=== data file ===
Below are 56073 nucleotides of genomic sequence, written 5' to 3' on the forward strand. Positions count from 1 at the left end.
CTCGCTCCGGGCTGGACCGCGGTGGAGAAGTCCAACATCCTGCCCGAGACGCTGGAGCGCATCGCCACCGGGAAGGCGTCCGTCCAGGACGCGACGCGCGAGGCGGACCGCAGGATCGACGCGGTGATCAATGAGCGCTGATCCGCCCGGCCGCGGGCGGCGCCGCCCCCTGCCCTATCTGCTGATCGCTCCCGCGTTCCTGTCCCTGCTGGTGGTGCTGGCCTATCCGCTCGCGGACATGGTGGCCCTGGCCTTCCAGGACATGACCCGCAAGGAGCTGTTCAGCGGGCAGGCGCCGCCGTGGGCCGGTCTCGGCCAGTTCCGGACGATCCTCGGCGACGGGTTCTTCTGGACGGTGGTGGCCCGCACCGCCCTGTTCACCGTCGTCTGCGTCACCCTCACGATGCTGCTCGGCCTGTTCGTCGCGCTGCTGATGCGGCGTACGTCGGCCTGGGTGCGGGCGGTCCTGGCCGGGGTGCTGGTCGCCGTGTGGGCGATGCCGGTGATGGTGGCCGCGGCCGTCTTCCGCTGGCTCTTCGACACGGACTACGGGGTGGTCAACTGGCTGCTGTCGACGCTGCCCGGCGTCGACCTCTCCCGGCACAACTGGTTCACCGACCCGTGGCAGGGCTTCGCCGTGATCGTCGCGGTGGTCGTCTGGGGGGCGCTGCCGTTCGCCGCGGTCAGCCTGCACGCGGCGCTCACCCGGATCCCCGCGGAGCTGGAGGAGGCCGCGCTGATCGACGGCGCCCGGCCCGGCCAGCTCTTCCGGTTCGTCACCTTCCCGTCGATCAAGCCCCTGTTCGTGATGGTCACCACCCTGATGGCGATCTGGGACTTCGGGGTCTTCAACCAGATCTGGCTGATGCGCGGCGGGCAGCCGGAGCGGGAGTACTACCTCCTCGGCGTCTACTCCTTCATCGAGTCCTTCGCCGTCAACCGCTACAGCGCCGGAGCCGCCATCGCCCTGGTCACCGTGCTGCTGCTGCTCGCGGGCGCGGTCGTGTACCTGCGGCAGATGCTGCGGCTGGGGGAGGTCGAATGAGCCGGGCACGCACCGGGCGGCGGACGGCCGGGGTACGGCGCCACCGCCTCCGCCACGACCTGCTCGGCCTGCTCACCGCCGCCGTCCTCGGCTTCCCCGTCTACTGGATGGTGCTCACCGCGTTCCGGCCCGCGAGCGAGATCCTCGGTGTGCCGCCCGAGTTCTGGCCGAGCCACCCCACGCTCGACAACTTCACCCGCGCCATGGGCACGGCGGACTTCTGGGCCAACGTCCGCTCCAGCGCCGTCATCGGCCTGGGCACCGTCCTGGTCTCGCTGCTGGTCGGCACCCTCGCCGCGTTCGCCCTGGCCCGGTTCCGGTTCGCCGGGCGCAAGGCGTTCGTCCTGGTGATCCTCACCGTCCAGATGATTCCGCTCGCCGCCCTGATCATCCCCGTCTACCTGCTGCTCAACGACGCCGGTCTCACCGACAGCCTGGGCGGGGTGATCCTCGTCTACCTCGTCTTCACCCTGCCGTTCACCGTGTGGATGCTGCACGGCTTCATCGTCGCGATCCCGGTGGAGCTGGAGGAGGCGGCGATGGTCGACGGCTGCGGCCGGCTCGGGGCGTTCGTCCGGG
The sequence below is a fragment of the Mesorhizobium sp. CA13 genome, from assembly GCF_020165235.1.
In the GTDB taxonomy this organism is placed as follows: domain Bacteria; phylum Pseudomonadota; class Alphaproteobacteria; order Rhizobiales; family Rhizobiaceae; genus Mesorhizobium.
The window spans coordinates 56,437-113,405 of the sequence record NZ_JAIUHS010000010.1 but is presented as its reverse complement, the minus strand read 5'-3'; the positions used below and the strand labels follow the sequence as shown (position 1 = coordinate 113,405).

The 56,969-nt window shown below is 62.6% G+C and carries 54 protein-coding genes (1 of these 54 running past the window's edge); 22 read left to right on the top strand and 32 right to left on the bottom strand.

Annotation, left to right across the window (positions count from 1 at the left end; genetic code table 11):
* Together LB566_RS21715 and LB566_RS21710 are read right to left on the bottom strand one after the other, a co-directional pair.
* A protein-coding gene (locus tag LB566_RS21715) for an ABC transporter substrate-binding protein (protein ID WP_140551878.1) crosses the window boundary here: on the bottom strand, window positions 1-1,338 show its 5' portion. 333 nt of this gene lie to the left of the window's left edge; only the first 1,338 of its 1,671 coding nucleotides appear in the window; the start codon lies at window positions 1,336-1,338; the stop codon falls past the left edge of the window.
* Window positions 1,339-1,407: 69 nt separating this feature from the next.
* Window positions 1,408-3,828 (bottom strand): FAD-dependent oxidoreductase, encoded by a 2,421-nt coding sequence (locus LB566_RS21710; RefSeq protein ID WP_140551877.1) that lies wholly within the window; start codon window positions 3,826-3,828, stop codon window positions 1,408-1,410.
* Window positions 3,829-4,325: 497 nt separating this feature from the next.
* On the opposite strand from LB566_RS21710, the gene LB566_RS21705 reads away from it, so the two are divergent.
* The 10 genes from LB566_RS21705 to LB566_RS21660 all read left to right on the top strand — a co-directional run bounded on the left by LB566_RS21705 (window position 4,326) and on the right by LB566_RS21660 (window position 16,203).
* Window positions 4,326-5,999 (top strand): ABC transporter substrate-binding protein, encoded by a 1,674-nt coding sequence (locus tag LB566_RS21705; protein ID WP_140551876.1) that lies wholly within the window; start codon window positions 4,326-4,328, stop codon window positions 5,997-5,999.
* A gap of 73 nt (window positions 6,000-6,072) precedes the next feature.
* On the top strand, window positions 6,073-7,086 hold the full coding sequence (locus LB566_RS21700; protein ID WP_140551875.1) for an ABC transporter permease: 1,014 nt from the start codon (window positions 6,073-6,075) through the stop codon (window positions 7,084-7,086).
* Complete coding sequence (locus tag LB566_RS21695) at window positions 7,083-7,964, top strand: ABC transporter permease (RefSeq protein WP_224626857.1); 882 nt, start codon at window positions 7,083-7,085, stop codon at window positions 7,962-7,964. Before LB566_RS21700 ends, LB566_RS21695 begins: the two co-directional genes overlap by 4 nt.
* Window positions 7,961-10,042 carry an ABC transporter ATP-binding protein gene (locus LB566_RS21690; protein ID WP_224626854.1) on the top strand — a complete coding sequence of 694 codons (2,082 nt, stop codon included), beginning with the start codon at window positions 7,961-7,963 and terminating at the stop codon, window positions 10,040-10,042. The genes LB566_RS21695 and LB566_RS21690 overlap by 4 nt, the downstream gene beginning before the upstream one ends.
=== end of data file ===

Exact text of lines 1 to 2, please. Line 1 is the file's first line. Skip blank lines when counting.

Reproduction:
Below are 56073 nucleotides of genomic sequence, written 5' to 3' on the forward strand. Positions count from 1 at the left end.
CTCGCTCCGGGCTGGACCGCGGTGGAGAAGTCCAACATCCTGCCCGAGACGCTGGAGCGCATCGCCACCGGGAAGGCGTCCGTCCAGGACGCGACGCGCGAGGCGGACCGCAGGATCGACGCGGTGATCAATGAGCGCTGATCCGCCCGGCCGCGGGCGGCGCCGCCCCCTGCCCTATCTGCTGATCGCTCCCGCGTTCCTGTCCCTGCTGGTGGTGCTGGCCTATCCGCTCGCGGACATGGTGGCCCTGGCCTTCCAGGACATGACCCGCAAGGAGCTGTTCAGCGGGCAGGCGCCGCCGTGGGCCGGTCTCGGCCAGTTCCGGACGATCCTCGGCGACGGGTTCTTCTGGACGGTGGTGGCCCGCACCGCCCTGTTCACCGTCGTCTGCGTCACCCTCACGATGCTGCTCGGCCTGTTCGTCGCGCTGCTGATGCGGCGTACGTCGGCCTGGGTGCGGGCGGTCCTGGCCGGGGTGCTGGTCGCCGTGTGGGCGATGCCGGTGATGGTGGCCGCGGCCGTCTTCCGCTGGCTCTTCGACACGGACTACGGGGTGGTCAACTGGCTGCTGTCGACGCTGCCCGGCGTCGACCTCTCCCGGCACAACTGGTTCACCGACCCGTGGCAGGGCTTCGCCGTGATCGTCGCGGTGGTCGTCTGGGGGGCGCTGCCGTTCGCCGCGGTCAGCCTGCACGCGGCGCTCACCCGGATCCCCGCGGAGCTGGAGGAGGCCGCGCTGATCGACGGCGCCCGGCCCGGCCAGCTCTTCCGGTTCGTCACCTTCCCGTCGATCAAGCCCCTGTTCGTGATGGTCACCACCCTGATGGCGATCTGGGACTTCGGGGTCTTCAACCAGATCTGGCTGATGCGCGGCGGGCAGCCGGAGCGGGAGTACTACCTCCTCGGCGTCTACTCCTTCATCGAGTCCTTCGCCGTCAACCGCTACAGCGCCGGAGCCGCCATCGCCCTGGTCACCGTGCTGCTGCTGCTCGCGGGCGCGGTCGTGTACCTGCGGCAGATGCTGCGGCTGGGGGAGGTCGAATGAGCCGGGCACGCACCGGGCGGCGGACGGCCGGGGTACGGCGCCACCGCCTCCGCCACGACCTGCTCGGCCTGCTCACCGCCGCCGTCCTCGGCTTCCCCGTCTACTGGATGGTGCTCACCGCGTTCCGGCCCGCGAGCGAGATCCTCGGTGTGCCGCCCGAGTTCTGGCCGAGCCACCCCACGCTCGACAACTTCACCCGCGCCATGGGCACGGCGGACTTCTGGGCCAACGTCCGCTCCAGCGCCGTCATCGGCCTGGGCACCGTCCTGGTCTCGCTGCTGGTCGGCACCCTCGCCGCGTTCGCCCTGGCCCGGTTCCGGTTCGCCGGGCGCAAGGCGTTCGTCCTGGTGATCCTCACCGTCCAGATGATTCCGCTCGCCGCCCTGATCATCCCCGTCTACCTGCTGCTCAACGACGCCGGTCTCACCGACAGCCTGGGCGGGGTGATCCTCGTCTACCTCGTCTTCACCCTGCCGTTCACCGTGTGGATGCTGCACGGCTTCATCGTCGCGATCCCGGTGGAGCTGGAGGAGGCGGCGATGGTCGACGGCTGCGGCCGGCTCGGGGCGTTCGTCCGGG